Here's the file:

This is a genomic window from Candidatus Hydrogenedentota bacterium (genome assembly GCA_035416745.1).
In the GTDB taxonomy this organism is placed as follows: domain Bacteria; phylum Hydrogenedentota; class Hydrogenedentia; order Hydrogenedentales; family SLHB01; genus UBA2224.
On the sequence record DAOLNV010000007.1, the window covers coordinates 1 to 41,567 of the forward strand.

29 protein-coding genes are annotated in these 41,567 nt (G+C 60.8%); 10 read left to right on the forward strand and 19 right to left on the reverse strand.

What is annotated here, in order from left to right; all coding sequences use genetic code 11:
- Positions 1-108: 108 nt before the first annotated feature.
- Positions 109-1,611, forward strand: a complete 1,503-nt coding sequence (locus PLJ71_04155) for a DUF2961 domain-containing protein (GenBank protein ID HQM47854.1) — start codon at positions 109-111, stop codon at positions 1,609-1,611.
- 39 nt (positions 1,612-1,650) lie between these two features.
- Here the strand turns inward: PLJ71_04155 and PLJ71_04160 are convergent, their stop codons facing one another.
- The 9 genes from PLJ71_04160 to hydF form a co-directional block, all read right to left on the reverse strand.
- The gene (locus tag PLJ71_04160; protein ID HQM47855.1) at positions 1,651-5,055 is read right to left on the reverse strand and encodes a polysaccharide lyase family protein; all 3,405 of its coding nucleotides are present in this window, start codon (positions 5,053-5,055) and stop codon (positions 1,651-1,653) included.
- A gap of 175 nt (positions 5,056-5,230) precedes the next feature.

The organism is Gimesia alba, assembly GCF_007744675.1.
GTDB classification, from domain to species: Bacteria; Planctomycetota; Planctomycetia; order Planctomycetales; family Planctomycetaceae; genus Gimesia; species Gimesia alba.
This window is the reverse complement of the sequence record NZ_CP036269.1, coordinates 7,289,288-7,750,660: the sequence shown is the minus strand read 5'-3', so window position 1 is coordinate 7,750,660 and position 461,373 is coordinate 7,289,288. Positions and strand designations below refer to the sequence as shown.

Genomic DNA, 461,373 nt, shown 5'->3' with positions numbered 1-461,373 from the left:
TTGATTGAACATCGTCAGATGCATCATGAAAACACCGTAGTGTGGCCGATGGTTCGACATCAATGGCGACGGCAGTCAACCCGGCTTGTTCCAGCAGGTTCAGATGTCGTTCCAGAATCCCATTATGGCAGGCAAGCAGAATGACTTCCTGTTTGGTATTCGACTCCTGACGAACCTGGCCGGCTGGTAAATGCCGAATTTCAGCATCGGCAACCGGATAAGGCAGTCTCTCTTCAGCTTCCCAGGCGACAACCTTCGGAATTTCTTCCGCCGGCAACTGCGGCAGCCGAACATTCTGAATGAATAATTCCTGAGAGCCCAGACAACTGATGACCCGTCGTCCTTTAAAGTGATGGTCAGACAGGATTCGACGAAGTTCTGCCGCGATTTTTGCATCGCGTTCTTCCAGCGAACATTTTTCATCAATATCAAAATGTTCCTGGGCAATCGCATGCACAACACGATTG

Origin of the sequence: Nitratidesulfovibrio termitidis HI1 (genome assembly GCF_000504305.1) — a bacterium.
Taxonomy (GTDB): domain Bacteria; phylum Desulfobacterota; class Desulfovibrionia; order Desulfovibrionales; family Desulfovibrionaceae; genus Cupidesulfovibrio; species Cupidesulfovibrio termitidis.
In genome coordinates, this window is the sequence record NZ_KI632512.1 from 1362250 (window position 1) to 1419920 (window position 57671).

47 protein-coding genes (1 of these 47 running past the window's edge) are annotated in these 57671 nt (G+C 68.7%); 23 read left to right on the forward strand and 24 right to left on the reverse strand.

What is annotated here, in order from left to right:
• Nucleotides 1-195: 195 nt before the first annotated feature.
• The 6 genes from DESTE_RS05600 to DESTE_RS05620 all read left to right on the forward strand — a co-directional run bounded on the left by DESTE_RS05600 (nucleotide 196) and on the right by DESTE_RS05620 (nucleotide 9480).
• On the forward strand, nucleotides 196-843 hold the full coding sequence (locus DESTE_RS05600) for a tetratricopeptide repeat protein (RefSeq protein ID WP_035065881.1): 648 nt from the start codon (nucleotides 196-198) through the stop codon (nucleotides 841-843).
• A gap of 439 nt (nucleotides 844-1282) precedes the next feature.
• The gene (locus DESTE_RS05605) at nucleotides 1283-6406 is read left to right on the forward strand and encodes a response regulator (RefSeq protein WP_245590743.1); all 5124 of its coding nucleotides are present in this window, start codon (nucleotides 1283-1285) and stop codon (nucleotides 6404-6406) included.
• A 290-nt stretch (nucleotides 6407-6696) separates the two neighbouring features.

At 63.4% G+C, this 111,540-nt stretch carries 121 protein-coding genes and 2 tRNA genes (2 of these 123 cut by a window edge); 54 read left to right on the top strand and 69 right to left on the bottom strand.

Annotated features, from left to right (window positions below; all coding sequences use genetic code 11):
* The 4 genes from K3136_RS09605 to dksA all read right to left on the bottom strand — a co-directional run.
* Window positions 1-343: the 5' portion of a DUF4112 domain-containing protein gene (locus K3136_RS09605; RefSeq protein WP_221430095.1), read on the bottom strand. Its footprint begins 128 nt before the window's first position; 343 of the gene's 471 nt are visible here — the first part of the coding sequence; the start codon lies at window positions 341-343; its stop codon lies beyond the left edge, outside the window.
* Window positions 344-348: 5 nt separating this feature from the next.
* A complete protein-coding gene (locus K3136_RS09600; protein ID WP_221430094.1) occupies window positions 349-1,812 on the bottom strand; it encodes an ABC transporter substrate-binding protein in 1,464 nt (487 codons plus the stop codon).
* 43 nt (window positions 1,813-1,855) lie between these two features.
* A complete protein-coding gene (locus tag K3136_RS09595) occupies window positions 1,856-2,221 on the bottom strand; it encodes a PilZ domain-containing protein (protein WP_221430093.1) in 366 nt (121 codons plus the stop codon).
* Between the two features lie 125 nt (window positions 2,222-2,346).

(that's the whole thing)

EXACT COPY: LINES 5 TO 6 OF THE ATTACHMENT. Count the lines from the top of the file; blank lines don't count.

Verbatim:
What is annotated here, in order from left to right; all coding sequences use genetic code 11:
- Positions 1-108: 108 nt before the first annotated feature.